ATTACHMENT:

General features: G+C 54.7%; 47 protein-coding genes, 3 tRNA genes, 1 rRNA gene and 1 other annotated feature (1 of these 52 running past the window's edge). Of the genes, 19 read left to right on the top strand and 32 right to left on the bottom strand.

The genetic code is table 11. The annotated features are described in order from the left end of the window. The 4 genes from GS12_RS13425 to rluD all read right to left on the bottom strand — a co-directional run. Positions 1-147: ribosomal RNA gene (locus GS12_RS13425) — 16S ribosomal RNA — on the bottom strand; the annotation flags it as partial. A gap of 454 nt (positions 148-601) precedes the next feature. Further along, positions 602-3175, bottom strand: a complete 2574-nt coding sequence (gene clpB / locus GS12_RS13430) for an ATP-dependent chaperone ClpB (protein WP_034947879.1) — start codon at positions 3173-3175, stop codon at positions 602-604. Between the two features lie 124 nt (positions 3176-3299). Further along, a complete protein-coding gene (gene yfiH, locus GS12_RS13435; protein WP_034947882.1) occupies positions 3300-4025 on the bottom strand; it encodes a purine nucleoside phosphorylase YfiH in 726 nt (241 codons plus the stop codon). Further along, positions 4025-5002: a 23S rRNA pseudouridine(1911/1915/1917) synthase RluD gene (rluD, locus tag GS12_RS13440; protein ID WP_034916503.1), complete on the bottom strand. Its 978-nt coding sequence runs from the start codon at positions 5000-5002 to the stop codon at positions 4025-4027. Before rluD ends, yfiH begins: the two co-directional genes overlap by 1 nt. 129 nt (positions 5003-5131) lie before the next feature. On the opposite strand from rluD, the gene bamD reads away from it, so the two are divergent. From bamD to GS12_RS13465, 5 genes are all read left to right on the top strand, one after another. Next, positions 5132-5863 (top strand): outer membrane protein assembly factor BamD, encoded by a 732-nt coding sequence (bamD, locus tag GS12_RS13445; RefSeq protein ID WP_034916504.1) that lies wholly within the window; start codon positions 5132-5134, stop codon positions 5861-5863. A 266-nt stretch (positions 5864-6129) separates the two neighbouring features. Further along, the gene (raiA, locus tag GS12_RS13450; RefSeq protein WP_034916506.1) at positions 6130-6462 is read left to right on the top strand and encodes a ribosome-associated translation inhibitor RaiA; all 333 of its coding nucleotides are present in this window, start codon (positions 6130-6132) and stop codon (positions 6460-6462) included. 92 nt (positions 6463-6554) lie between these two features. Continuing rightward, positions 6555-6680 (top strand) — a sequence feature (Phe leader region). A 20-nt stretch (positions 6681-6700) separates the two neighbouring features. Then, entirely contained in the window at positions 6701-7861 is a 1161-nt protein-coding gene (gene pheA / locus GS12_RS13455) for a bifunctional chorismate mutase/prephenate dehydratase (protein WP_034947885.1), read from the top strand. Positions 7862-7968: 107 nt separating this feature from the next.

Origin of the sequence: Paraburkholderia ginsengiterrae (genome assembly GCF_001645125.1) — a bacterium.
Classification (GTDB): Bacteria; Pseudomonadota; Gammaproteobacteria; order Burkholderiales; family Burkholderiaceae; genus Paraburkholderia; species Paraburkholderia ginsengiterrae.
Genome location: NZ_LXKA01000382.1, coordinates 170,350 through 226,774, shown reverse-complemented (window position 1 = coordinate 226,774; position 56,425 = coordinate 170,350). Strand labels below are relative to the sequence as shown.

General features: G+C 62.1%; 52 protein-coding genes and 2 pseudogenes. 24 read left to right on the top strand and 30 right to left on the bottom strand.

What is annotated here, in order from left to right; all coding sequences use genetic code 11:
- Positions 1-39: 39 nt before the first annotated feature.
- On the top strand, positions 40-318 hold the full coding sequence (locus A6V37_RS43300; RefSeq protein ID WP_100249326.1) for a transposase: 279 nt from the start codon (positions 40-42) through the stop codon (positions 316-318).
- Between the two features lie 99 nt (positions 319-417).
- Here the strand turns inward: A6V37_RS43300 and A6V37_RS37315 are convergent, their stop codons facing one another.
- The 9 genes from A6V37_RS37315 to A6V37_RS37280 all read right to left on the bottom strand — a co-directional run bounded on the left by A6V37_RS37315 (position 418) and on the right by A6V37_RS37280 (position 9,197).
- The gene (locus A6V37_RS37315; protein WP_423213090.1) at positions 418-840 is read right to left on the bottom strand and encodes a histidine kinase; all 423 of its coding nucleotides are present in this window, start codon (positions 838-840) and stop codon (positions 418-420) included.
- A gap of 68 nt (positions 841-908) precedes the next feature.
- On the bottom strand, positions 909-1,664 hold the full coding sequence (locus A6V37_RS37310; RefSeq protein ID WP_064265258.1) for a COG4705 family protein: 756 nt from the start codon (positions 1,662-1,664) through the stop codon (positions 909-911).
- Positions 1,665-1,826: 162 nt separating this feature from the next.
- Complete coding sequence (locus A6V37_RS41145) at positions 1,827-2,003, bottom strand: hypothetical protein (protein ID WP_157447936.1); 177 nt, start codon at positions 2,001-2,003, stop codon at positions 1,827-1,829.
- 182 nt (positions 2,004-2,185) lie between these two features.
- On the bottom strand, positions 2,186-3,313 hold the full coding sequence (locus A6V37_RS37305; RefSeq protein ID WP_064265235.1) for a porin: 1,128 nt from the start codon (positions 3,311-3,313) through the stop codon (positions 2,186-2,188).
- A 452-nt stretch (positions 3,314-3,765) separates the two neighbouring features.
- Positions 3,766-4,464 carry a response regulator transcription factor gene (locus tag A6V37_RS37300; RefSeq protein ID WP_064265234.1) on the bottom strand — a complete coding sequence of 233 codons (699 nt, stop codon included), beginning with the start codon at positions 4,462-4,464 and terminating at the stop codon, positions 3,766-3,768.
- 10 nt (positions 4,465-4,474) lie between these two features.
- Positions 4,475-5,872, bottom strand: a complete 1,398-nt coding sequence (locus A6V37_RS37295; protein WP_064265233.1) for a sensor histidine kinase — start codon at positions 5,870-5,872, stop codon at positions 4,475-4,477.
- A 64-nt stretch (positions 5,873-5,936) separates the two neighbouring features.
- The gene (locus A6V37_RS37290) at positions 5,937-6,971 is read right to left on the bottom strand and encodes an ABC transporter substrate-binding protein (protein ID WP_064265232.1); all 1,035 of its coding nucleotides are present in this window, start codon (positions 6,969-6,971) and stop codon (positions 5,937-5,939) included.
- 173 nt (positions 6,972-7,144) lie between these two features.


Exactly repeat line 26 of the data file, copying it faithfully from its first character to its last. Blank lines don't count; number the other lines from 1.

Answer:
- 173 nt (positions 6,972-7,144) lie between these two features.